of finding a new supply area about Brescia. This was executed on the 28th of July, Catinat's cavalry, though coming within sight of Eugene's bridges, offering no opposition. It seems that the marshal was well content to find that his opponent had no intention of attacking the Spanish possessions in the Peninsula, at any rate Catinat fell back quietly to the Oglio. But his army resented his retreat before the much smaller force of the Austrians and, early in August, his rival Tesse reported this to Paris, where- upon Marshal Villeroy, a favourite of Louis, was sent to take com- mand. The new commander was perhaps the least competent of all the French senior officers, and ere long he attacked Eugene in a well entrenched position at Chiari (Sept. 1), and was thoroughly defeated, with a loss, it is said, of 3000 to the Austrians' 150. Both armies then stood fast until the exhaustion of supplies compelled them to move, when Villeroy retreated to the Adda. Both Villeroy and Catinat (who had remained with him as second- in-command), warned the king of the duplicity of the duke of Savoy, who, for all the reckless bravery that he had displayed in attempting to storm his cousin's entrenchments, was in reality already intending to change sides.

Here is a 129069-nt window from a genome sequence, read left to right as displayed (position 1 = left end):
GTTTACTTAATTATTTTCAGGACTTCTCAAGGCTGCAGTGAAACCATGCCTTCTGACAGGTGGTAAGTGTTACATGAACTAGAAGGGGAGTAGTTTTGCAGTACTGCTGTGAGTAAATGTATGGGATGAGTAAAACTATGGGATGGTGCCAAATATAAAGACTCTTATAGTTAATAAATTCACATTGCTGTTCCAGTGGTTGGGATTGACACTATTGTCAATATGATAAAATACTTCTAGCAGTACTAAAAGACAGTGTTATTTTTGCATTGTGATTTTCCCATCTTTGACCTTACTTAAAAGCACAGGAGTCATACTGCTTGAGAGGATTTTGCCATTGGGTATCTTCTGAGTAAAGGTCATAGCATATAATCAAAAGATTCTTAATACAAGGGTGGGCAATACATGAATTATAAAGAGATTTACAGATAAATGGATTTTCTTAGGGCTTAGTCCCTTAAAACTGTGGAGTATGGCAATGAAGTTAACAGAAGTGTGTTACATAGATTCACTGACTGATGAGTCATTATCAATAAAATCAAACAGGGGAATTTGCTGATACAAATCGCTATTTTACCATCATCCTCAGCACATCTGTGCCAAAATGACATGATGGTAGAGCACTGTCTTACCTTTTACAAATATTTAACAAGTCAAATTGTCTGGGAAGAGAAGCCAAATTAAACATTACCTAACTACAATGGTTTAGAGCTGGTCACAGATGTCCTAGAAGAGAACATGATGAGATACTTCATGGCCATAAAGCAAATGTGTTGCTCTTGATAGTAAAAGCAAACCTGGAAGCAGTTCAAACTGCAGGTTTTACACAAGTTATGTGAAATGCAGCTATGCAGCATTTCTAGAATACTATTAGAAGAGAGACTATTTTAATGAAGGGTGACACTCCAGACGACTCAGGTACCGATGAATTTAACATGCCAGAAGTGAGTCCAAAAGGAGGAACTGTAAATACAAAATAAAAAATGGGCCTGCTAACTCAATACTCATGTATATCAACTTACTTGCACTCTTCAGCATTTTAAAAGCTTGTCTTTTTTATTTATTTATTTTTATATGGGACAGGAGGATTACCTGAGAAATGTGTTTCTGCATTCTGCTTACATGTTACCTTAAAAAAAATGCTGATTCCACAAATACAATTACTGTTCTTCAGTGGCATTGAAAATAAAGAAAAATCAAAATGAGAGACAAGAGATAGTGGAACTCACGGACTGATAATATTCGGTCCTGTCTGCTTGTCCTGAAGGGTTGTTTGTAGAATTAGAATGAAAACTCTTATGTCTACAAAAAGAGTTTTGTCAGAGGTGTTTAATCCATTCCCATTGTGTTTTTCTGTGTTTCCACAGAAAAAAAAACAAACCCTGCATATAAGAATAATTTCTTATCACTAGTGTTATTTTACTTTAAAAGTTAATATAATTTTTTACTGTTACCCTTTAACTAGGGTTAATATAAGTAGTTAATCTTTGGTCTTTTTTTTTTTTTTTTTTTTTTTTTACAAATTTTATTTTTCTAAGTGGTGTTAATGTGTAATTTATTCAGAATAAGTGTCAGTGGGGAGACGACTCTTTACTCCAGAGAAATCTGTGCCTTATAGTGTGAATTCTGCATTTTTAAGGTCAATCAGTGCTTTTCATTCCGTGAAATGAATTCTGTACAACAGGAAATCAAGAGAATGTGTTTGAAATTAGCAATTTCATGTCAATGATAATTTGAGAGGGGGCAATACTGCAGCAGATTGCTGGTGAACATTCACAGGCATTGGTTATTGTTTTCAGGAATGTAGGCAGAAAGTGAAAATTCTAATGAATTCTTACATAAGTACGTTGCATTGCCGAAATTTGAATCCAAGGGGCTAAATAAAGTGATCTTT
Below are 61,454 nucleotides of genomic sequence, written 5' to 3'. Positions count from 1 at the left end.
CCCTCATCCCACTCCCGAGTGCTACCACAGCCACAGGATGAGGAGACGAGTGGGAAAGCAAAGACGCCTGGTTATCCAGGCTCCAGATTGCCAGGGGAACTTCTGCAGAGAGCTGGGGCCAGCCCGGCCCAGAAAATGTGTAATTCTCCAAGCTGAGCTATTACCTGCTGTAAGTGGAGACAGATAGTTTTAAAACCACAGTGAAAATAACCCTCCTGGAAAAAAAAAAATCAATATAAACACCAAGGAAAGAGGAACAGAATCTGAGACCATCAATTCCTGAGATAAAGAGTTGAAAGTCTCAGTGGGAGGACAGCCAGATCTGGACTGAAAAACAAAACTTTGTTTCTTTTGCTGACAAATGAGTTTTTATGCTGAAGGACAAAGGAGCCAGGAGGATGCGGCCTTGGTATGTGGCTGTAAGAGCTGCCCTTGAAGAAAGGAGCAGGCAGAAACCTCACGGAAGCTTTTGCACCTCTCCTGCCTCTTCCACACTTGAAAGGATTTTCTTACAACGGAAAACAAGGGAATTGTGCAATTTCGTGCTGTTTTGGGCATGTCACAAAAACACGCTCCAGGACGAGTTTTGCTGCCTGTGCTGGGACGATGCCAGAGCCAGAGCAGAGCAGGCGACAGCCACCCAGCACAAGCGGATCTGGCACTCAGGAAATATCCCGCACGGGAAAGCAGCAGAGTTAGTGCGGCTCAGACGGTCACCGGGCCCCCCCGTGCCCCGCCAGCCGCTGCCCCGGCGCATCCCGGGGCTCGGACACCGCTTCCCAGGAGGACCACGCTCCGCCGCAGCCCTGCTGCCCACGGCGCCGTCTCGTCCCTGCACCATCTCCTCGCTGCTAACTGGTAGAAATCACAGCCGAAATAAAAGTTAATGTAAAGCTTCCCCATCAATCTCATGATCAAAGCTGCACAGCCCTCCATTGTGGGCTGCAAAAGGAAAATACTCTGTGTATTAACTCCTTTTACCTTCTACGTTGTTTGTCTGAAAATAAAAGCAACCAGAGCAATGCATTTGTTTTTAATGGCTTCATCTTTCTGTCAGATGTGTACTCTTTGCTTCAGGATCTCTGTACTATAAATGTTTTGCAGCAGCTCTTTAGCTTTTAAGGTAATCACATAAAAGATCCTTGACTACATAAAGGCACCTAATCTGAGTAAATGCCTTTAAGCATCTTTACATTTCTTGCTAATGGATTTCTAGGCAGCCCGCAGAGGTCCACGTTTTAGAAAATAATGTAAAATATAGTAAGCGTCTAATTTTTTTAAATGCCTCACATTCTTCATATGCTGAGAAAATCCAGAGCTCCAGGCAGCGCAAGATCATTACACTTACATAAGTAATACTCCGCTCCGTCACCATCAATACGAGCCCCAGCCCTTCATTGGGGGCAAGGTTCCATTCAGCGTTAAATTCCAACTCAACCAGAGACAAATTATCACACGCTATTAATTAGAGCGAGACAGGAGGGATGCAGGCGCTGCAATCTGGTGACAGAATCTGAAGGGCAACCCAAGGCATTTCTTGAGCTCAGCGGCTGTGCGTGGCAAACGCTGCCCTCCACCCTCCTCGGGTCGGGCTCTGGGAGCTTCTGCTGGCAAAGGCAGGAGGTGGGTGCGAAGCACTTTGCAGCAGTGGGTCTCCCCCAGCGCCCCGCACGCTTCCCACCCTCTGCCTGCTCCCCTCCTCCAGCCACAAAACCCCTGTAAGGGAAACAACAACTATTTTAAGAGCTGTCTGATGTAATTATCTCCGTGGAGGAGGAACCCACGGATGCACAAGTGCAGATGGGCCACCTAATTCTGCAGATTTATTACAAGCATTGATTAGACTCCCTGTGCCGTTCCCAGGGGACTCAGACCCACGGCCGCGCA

As yet there was no declaration of war by either party. Preparations were made by both sides during the year, most vigorously of all by Louis, who set on foot no less than 450,000 regulars and embodied militia, and had always prided himself on being first in the field. But the debut was disheartening, and in the winter a fresh mishap befell the French. Eugene, who had taken up his winter quarters in such a way as to play upon Villeroy's fears of an invasion of Naples, surprised Cremona on the night of the 1st of February 1702, and, after a confused fight, drew off, taking with him Villeroy as a prisoner. The brave but incapable marshal was however little loss, and the French troops, many of them surprised in their beds, had yet managed to expel Eugene's men. The rest of the French army, instead of marching to the guns in the 19th-century manner, retreated in the 18th-century manner, while Eugene quietly resumed his winter quarters and his blockade of Mantua. ,